The general purpose of the present invention, which will be described subsequently in greater detail, is to provide a new telescope support stand system that has many of the advantages of the telescope stands mentioned heretofore and many novel features that result in a new telescope support stand system which is not anticipated, rendered obvious, suggested, or even implied by any of the prior art telescope stands, either alone or in any combination thereof.
To attain this, the present invention generally comprises a base that is permanently secured to a floor, a lower tube attached to the base, an upper tube slidably positioned within the lower tube, an elevating unit within the lower tube for elevating the upper tube, and a support plate attached to the upper tube for mounting a telescope thereto. The outer tube preferably includes a plurality of alignment plates for providing a reduced friction guide surface for sliding about the lower tube.
There has thus been outlined, rather broadly, the more important features of the invention in order that the detailed description thereof may be better understood, and in order that the present contribution to the art may be better appreciated. There are additional features of the invention that will be described hereinafter and that will form the subject matter of the claims appended hereto.
In this respect, before explaining at least one embodiment of the invention in detail, it is to be understood that the invention is not limited in its application to the details of construction and to the arrangements of the components set forth in the following description or illustrated in the drawings. The invention is capable of other embodiments and of being practiced and carried out in various ways. Also, it is to be understood that the phraseology and terminology employed herein are for the purpose of the description and should not be regarded as limiting.
A primary object of the present invention is to provide a telescope support stand system that will overcome the shortcomings of the prior art devices.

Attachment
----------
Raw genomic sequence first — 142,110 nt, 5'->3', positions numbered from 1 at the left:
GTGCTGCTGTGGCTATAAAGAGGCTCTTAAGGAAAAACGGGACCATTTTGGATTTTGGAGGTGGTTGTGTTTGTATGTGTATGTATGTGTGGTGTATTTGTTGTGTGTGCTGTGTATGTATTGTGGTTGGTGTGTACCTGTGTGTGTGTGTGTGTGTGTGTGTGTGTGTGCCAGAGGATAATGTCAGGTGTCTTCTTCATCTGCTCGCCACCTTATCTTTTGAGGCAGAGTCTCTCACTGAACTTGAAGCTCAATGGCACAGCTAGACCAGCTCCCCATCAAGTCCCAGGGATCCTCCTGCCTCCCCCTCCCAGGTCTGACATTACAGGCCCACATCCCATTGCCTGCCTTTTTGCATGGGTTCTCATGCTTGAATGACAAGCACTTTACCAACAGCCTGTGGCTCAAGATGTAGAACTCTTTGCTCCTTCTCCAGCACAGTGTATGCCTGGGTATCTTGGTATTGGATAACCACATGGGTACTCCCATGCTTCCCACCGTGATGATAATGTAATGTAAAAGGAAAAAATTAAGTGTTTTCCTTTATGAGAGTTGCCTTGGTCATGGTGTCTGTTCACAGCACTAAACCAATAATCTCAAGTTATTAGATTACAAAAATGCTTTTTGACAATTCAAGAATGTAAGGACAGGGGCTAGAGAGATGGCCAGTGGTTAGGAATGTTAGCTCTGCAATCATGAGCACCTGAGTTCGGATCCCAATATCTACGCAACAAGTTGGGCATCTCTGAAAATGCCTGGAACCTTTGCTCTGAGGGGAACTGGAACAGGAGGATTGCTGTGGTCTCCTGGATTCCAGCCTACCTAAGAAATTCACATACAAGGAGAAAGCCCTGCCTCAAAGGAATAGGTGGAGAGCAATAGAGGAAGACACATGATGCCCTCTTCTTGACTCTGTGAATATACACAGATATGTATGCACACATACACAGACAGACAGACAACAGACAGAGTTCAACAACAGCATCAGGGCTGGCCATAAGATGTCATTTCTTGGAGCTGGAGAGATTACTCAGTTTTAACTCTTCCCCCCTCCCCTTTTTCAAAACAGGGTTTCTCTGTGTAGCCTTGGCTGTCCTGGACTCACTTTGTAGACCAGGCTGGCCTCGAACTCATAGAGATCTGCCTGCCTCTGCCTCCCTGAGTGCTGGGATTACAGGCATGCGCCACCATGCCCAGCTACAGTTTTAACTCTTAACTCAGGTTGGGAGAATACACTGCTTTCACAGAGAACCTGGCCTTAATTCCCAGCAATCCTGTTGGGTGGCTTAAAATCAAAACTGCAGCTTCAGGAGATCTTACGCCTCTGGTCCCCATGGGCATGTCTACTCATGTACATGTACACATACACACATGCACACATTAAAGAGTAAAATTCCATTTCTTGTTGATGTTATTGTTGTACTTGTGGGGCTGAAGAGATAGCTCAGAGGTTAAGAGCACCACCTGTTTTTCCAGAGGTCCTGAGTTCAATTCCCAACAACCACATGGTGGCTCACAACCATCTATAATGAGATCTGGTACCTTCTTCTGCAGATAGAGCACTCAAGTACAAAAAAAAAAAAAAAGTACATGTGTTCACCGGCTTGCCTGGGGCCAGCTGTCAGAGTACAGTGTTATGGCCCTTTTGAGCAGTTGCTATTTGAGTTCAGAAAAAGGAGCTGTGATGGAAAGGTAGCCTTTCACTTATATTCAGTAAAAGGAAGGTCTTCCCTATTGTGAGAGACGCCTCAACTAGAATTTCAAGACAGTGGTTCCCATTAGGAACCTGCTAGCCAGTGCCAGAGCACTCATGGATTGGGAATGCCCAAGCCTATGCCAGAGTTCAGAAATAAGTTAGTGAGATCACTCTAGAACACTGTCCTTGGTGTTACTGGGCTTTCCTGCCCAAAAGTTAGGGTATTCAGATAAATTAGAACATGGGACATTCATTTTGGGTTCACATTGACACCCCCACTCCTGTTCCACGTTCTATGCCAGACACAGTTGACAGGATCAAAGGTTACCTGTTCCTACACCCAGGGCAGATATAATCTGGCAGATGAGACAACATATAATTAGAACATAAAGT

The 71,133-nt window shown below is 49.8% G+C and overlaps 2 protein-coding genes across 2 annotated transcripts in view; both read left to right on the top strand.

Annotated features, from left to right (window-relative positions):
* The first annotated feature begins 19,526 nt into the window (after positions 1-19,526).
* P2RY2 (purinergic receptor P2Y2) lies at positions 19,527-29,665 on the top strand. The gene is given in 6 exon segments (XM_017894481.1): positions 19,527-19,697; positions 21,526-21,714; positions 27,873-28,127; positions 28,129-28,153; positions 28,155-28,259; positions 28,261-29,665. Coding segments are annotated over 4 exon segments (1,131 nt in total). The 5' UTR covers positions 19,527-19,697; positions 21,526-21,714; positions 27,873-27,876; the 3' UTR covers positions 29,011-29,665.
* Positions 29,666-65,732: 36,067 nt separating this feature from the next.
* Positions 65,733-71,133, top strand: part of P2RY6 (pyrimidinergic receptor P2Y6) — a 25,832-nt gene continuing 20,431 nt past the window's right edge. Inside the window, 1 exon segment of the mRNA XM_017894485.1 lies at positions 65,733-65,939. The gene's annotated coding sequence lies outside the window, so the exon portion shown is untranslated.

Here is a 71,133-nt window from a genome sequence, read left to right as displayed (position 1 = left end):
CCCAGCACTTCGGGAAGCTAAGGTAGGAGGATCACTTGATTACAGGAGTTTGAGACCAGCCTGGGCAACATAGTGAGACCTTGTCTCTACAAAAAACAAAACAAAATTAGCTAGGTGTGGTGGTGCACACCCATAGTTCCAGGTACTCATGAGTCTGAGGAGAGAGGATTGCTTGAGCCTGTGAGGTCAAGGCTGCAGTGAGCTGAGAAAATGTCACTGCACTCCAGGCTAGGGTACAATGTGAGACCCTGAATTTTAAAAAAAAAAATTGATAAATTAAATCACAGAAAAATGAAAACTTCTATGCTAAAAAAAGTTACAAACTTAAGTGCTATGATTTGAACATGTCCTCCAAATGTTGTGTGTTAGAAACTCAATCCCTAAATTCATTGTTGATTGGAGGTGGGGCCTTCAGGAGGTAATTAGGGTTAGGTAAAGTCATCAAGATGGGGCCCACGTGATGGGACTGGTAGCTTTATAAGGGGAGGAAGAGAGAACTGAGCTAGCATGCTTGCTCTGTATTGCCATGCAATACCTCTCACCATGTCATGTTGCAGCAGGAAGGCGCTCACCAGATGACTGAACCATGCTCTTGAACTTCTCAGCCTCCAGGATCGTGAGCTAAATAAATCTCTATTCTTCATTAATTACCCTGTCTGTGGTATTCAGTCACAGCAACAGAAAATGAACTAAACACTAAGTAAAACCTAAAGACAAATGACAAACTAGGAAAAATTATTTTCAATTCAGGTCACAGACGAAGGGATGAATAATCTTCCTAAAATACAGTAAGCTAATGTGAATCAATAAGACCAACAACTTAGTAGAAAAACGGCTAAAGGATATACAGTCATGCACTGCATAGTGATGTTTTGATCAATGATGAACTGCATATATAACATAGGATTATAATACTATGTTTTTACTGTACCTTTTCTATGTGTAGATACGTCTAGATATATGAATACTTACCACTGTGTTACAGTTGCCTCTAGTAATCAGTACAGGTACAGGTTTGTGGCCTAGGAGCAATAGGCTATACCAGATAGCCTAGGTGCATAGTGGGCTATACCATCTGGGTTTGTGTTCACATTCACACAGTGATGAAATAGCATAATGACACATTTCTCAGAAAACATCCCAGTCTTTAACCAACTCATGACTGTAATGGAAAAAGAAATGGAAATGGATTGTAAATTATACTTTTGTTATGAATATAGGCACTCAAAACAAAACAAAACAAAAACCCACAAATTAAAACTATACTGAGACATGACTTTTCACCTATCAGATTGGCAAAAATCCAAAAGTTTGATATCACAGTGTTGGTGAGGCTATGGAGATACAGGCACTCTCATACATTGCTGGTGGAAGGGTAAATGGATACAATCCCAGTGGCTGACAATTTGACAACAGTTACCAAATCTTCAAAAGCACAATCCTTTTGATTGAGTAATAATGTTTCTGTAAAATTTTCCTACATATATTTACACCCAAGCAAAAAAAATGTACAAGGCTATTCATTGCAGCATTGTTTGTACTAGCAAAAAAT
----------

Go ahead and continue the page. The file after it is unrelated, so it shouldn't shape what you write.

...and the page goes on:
A second object is to provide a telescope support stand system for providing a convenient and stable support stand for a telescope.
Another object is to provide a telescope support stand system that that does not need to be realigned after installation.
An additional object is to provide a telescope support stand system that is simple and easy to permanently install.
A further object is to provide a telescope support stand system that is not easily moved after installation.
Another object is to provide a telescope support stand system that aids in astrophotography by eliminating vibrations and movements.
A further object is to provide a telescope support stand system that allows for simple vertical adjustment.
Another object is to provide a telescope support stand system that maintains proper polar alignment at various adjusted heights.
Other objects and advantages of the present invention will become obvious to the reader and it is intended that these objects and advantages are within the scope of the present invention.
To the accomplishment of the above and related objects, this invention may be embodied in the form illustrated in the accompanying drawings, attention being called to the fact, however, that the drawings are illustrative only, and that changes may be made in the specific construction illustrated and described within the scope of the appended claims.
Various other objects, features and attendant advantages of the present invention will become fully appreciated as the same becomes better understood when considered in conjunction with the accompanying drawings, in which like reference characters designate the same or similar parts throughout the several views, and wherein: